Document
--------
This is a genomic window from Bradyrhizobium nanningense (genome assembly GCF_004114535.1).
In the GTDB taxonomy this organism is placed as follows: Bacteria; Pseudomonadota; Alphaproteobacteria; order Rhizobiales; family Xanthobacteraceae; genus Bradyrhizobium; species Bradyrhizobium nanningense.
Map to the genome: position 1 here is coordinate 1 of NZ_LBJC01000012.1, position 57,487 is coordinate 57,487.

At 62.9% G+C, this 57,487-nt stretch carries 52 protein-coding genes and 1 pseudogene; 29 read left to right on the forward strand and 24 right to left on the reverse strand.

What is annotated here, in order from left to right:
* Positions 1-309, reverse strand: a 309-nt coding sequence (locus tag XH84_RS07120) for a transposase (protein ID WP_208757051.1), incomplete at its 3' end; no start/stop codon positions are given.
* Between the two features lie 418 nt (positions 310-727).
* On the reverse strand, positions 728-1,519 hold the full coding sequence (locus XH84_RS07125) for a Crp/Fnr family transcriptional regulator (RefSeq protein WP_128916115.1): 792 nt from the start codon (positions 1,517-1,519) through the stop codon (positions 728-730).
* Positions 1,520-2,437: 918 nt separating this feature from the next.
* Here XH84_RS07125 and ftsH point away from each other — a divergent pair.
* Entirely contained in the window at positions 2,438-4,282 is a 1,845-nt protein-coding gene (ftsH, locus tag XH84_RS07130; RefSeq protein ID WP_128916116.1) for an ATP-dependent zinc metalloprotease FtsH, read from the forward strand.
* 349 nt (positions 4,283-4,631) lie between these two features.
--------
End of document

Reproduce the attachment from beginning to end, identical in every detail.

This is a genomic window from Bradyrhizobium nanningense (genome assembly GCF_004114535.1).
In the GTDB taxonomy this organism is placed as follows: Bacteria; Pseudomonadota; Alphaproteobacteria; order Rhizobiales; family Xanthobacteraceae; genus Bradyrhizobium; species Bradyrhizobium nanningense.
Map to the genome: position 1 here is coordinate 1 of NZ_LBJC01000012.1, position 57,487 is coordinate 57,487.

At 62.9% G+C, this 57,487-nt stretch carries 52 protein-coding genes and 1 pseudogene; 29 read left to right on the forward strand and 24 right to left on the reverse strand.

What is annotated here, in order from left to right:
* Positions 1-309, reverse strand: a 309-nt coding sequence (locus tag XH84_RS07120) for a transposase (protein ID WP_208757051.1), incomplete at its 3' end; no start/stop codon positions are given.
* Between the two features lie 418 nt (positions 310-727).
* On the reverse strand, positions 728-1,519 hold the full coding sequence (locus XH84_RS07125) for a Crp/Fnr family transcriptional regulator (RefSeq protein WP_128916115.1): 792 nt from the start codon (positions 1,517-1,519) through the stop codon (positions 728-730).
* Positions 1,520-2,437: 918 nt separating this feature from the next.
* Here XH84_RS07125 and ftsH point away from each other — a divergent pair.
* Entirely contained in the window at positions 2,438-4,282 is a 1,845-nt protein-coding gene (ftsH, locus tag XH84_RS07130; RefSeq protein ID WP_128916116.1) for an ATP-dependent zinc metalloprotease FtsH, read from the forward strand.
* 349 nt (positions 4,283-4,631) lie between these two features.